My own current practice is still to print out and keep my favourite images in an acid and pollutant-free album of the highest quality I can afford. I keep digital images on an external hard drive as well as my PC. I occasionally share some photographs on social networking sites but am mindful of lack of privacy. I label images, aware of the frustration at identifying and dating old photographs. I am still considering the advantages and potential pitfalls of on-line photo management sites.

My final thoughts are with a friend’s husband who recently phoned in desperation having lost a set of portraits I had taken of primary school leavers. Happily, I could replace them, but not unfortunately the other folders he had managed to delete from his wife’s memory stick that included a wedding and a once-in-a-lifetime African holiday. I am not sure if she has forgiven him yet…

  • Anita Bools ACR is the National Trust Adviser on Photographic Materials and the Chair of the Institute of Conservation Photographic Materials Group. Her current research relates to photograph albums.
  • The Weekly Witter is a new regular Monday morning mouthpiece for our many specialists to talk about what’s on their minds at the moment.
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6 thoughts on “Weekly Witter: Will my daughters’ photographs survive for their grandchildren?

  1. I think it’s sad that photos are now such a commonplace thing that they seem to have lost their value. It is only those taken by photographers and artists which seem to still be regarded as special, yet surely those that capture life’s everyday moments are the most precious? I am 23 years old, and I print out every photo I take on my camera-phone and stick them in a scrapbook, labelled and dated, often with a caption. When old friends from university come to visit, we usually go through the albums, and it is so much nicer than scrolling through a computer screen!
    I hope that people save their images in a back-up folder, because that moment captured will never ever happen again, and will be lost forever if deleted…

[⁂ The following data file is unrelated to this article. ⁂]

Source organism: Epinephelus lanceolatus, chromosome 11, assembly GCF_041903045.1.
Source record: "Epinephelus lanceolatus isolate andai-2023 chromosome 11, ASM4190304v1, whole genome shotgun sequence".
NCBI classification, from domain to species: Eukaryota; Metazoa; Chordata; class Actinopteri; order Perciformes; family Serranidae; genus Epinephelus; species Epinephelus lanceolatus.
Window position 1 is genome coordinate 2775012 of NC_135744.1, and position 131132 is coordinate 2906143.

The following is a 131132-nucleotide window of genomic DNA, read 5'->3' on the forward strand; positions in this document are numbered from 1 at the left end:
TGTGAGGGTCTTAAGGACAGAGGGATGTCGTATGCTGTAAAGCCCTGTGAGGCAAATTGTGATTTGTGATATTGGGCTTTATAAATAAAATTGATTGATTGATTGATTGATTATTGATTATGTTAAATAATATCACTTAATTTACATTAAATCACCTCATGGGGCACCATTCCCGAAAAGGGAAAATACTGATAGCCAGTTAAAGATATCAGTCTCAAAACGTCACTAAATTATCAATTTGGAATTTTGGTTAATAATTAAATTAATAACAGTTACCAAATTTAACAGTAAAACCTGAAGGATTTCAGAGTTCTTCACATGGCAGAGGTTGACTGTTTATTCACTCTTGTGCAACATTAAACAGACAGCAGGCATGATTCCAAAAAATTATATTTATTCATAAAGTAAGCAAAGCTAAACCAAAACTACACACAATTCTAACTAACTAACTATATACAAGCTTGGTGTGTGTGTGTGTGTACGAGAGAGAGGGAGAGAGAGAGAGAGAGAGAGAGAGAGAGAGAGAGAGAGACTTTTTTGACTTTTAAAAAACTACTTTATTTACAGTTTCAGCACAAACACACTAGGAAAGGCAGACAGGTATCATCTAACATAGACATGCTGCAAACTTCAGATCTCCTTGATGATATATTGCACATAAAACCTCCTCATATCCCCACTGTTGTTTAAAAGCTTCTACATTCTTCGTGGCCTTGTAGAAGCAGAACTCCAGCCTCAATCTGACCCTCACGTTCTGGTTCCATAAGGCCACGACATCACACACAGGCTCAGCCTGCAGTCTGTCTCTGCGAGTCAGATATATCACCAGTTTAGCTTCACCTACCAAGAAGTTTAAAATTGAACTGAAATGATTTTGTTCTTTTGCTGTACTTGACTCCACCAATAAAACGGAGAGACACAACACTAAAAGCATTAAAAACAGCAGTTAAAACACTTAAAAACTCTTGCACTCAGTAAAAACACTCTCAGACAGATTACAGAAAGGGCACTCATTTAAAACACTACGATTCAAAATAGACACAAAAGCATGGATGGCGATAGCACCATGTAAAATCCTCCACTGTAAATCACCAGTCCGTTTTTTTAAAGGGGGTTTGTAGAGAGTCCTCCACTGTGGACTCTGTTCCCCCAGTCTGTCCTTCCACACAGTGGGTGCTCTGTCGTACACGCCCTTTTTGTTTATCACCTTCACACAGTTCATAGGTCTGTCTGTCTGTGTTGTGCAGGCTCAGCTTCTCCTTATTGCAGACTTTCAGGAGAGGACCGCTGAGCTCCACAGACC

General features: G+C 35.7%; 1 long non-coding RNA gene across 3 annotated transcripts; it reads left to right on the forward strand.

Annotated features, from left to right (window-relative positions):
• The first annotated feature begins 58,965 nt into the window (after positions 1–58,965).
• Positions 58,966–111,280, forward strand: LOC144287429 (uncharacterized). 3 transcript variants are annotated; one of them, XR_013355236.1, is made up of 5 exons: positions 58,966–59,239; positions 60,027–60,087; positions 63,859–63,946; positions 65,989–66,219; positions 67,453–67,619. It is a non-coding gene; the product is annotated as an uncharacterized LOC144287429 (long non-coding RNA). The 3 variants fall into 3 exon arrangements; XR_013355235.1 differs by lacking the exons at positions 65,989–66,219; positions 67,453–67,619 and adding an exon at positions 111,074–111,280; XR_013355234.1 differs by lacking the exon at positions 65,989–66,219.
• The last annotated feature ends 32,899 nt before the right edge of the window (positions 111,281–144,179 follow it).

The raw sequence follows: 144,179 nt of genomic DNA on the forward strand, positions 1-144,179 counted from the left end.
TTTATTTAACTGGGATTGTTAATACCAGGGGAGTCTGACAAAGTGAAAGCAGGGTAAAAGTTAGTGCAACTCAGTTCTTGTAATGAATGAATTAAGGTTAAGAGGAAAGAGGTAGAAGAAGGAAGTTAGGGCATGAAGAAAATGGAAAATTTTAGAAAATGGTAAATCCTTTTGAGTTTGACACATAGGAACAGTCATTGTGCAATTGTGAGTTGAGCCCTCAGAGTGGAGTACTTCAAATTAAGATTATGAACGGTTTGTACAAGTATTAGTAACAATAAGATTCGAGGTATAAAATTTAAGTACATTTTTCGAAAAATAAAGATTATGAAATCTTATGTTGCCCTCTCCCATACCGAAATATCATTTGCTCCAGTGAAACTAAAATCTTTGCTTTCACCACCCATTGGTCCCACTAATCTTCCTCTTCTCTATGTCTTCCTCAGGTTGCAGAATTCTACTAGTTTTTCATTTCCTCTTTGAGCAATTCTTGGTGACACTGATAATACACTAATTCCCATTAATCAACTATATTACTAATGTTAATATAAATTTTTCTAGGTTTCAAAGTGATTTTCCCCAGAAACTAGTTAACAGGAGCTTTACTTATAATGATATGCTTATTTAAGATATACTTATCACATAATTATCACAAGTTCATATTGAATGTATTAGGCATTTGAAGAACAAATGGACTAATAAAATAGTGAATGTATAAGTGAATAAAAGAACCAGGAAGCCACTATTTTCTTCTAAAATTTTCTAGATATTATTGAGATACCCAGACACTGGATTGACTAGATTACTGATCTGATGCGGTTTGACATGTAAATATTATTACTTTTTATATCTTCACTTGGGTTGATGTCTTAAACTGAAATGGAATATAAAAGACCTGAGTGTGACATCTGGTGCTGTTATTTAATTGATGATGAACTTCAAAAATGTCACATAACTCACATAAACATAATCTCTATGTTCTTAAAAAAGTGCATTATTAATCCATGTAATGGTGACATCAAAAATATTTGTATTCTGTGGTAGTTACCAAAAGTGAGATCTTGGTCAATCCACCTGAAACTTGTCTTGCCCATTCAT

• Hi Emma,
      I couldn’t agree more! Certainly as regards to social history its the everyday casual images that can be the most valuable. Its a very valid concern that despite the incredible variety of photographic mediums these days, ironically there is a huge danger of very little lasting for the future.
      I thoroughly recommend having a browse of our catalogue of old images on our collections website: http://www.nationaltrustcollections.org.uk

  2. I take ~200 non work related pictures a week with a cheap point and shoot and occasionally create a photo book of the best. Each book is £65+ which sounds expensive but compare that to the cost of producing 10,000 35mm pictures a year and it’s nothing.

    Over the years I have collected two terabytes of photos which I store at home and in a lower resolution online cloud services, none of which provide the potential longevity of a printed picture.

  3. Pingback: Weekly Witter: Saving the family album | National Trust Press Office

  4. It’s a shame you don’t have a donate button!
    I’d definitely donate to this excellent blog! I guess for now i’ll settle for book-marking and adding your RSS
    feed to my Google account. I look forward to new
    updates and will talk about this website with my Facebook group.
    Talk soon!

  5. I’ve often thought about this and I have a feeling that the answer is No.
    It seems that the easier it becomes to record – be it through photos, words, illustrations – the less lasting the materials are. Which is a great pity.